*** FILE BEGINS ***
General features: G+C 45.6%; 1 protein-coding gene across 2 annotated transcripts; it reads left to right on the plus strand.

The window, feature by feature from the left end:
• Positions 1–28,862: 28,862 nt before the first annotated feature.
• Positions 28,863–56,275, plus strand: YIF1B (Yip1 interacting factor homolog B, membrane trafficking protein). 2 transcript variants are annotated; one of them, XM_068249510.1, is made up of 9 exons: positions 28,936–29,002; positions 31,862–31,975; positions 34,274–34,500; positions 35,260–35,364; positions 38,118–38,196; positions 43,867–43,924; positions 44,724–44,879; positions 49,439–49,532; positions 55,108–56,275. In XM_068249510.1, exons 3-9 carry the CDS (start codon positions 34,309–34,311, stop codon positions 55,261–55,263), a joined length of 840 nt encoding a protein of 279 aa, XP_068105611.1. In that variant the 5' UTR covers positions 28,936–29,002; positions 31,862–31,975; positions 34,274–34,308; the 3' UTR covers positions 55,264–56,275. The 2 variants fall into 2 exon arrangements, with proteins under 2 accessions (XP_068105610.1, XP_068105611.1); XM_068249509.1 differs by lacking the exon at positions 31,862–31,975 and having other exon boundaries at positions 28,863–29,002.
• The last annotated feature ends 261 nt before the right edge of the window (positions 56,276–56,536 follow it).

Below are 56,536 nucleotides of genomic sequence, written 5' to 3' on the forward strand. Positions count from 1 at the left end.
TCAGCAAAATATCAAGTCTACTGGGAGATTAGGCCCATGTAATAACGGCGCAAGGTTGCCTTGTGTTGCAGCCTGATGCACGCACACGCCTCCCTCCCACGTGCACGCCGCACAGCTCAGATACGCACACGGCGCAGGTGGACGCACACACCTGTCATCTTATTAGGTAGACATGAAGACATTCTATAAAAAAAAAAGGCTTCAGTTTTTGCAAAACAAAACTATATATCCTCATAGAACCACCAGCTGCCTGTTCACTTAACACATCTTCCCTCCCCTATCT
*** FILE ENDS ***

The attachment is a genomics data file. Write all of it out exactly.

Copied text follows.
General features: G+C 45.6%; 1 protein-coding gene across 2 annotated transcripts; it reads left to right on the plus strand.

The window, feature by feature from the left end:
• Positions 1–28,862: 28,862 nt before the first annotated feature.
• Positions 28,863–56,275, plus strand: YIF1B (Yip1 interacting factor homolog B, membrane trafficking protein). 2 transcript variants are annotated; one of them, XM_068249510.1, is made up of 9 exons: positions 28,936–29,002; positions 31,862–31,975; positions 34,274–34,500; positions 35,260–35,364; positions 38,118–38,196; positions 43,867–43,924; positions 44,724–44,879; positions 49,439–49,532; positions 55,108–56,275. In XM_068249510.1, exons 3-9 carry the CDS (start codon positions 34,309–34,311, stop codon positions 55,261–55,263), a joined length of 840 nt encoding a protein of 279 aa, XP_068105611.1. In that variant the 5' UTR covers positions 28,936–29,002; positions 31,862–31,975; positions 34,274–34,308; the 3' UTR covers positions 55,264–56,275. The 2 variants fall into 2 exon arrangements, with proteins under 2 accessions (XP_068105610.1, XP_068105611.1); XM_068249509.1 differs by lacking the exon at positions 31,862–31,975 and having other exon boundaries at positions 28,863–29,002.
• The last annotated feature ends 261 nt before the right edge of the window (positions 56,276–56,536 follow it).

Below are 56,536 nucleotides of genomic sequence, written 5' to 3' on the forward strand. Positions count from 1 at the left end.
TCAGCAAAATATCAAGTCTACTGGGAGATTAGGCCCATGTAATAACGGCGCAAGGTTGCCTTGTGTTGCAGCCTGATGCACGCACACGCCTCCCTCCCACGTGCACGCCGCACAGCTCAGATACGCACACGGCGCAGGTGGACGCACACACCTGTCATCTTATTAGGTAGACATGAAGACATTCTATAAAAAAAAAAGGCTTCAGTTTTTGCAAAACAAAACTATATATCCTCATAGAACCACCAGCTGCCTGTTCACTTAACACATCTTCCCTCCCCTATCT